Workers with the state’s Children’s Division have been at the school since Sept. 8 monitoring the students, which Munton ordered and has continued.

Rep. Keri Ingle, D-Lee’s Summit, said the school should have been shut down weeks ago and the fact that it hasn’t “spits in the face of all laws that protect children.”

“I fully believe that DSS and the AG’s office have proven that there is a significant pattern of abuse ... that there is imminent harm to the children of this facility,” said Rep. Keri Ingle, D-Lee’s Summit, who co-sponsored the legislation in 2021 that has been the impetus for state officials to ask the school to be shut down. “I believe that both the AG’s Office and DSS are working within the law that we crafted to try to keep children safe.

“And now the judicial system — everyone from law enforcement, from the local sheriff’s office, to the local prosecutor, to now this judge — are the impediments to keeping these kids safe. … At this point, it’s, I believe, evidence of corruption. It’s a conspiracy now.”

In his letter, Vescovo mentioned a recent federal investigation where a minor was transported across state lines to Agape against his will. He was transported by a “company that employs Cedar County Sheriff’s deputies.

“The ties that law enforcement officers have to the school have made it clear the best interests of these young people are not a priority,” Vescovo wrote, “while keeping this hub for children trafficking open for business clearly is.”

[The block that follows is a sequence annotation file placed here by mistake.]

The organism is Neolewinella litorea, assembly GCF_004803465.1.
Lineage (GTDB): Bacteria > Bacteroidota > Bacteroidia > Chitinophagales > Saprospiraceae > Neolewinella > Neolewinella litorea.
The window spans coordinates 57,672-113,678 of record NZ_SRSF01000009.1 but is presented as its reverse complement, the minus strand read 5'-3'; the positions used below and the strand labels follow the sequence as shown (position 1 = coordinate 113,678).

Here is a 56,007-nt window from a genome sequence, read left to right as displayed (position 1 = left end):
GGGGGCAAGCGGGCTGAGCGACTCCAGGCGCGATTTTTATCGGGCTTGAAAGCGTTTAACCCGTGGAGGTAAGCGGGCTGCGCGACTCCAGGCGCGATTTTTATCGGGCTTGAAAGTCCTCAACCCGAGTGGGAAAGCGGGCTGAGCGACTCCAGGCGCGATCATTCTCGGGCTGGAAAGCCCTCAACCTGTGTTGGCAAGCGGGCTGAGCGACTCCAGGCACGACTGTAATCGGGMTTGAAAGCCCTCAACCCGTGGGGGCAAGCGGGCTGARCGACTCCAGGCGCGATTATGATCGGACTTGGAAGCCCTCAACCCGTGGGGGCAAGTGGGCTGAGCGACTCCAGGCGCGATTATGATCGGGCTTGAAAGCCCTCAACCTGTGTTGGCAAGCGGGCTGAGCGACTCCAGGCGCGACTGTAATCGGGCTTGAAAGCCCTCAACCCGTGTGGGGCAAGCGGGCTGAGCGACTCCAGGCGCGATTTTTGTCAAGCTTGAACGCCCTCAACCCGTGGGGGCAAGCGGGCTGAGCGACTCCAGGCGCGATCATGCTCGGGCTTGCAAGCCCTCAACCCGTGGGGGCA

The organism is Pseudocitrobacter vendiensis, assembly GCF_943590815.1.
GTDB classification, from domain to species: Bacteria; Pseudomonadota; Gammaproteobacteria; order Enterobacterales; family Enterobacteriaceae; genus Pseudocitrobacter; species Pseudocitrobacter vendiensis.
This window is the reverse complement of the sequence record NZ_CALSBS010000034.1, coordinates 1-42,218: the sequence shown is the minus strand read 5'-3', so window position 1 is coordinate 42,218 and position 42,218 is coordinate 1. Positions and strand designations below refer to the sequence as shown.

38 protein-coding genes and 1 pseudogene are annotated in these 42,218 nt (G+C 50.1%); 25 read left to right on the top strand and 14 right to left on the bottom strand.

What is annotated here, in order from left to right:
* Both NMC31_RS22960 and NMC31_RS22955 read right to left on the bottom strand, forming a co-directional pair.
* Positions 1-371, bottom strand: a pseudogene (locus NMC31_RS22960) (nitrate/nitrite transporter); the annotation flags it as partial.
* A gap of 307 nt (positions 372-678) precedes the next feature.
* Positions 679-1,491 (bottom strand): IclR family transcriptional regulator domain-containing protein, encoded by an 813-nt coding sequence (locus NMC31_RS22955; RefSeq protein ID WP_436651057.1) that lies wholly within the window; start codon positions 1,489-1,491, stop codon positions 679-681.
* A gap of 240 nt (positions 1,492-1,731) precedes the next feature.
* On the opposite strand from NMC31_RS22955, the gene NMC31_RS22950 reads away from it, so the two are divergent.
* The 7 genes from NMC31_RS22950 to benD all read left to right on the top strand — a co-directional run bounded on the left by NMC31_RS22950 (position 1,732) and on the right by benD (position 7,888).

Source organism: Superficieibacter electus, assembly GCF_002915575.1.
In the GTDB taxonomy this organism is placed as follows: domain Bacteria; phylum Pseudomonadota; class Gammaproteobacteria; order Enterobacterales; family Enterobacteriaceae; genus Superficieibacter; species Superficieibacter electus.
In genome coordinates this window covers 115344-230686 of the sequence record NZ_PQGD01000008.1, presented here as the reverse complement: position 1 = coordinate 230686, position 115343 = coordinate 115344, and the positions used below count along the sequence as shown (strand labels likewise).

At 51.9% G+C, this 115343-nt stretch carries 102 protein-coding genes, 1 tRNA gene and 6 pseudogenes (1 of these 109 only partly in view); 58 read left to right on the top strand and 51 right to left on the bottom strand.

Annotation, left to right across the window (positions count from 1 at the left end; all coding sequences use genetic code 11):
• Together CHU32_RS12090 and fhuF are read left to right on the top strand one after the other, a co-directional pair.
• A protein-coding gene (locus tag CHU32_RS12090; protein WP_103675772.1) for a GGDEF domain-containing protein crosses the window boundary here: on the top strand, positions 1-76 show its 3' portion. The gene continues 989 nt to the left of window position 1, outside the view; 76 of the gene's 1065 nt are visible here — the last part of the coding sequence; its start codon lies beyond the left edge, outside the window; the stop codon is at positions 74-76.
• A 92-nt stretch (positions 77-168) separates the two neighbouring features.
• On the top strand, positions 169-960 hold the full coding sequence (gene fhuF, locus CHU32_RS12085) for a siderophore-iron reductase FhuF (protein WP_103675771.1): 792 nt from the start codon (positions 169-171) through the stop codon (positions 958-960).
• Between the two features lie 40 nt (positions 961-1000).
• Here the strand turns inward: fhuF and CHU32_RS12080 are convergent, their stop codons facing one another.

The Star has investigated the close ties between the Cedar County Sheriff’s Office and Agape, which include a former deputy who is the son-in-law of the school’s founder and also worked at the school for years.

The AG’s Office filed a motion Friday afternoon seeking a delay in a hearing scheduled for Monday morning. The judge granted that delay.

The reason for the delay was new information that the Department of Social Services received regarding Agape’s plan to disband the boarding school and open multiple group homes on the property under the name Stone of Help. A state worker, who was inside the school based on a court order allowing Children’s Division employees to be stationed at Agape to monitor students, learned the information on Thursday after a conversation with school director Bryan Clemensen.

“Agape’s director reported that the program is changing away from a boarding school-type facility,” the AG’s motion said. “Starting Tuesday, September 27, 2022, the boys will be in five group homes on the property with an intention of nine boys per home.”

The two staffers — Jennifer and Jason Derksen — filed the paperwork with the Missouri Secretary of State on Sept. 15 describing their new nonprofit, Stone of Help, as a “Home for Troubled Youth.” The address for Stone of Help and the Derksens is on the Agape property and next to the current unlicensed boarding school.

“The State will not allow Agape to escape accountability or continue to present an immediate health and safety concern to children through corporate shell games,” the AG’s motion said, “while employing the same people and methods that originally led the State to bring this action to protect children.”

The Star’s Kacen Bayless contributed to this report from Jefferson City.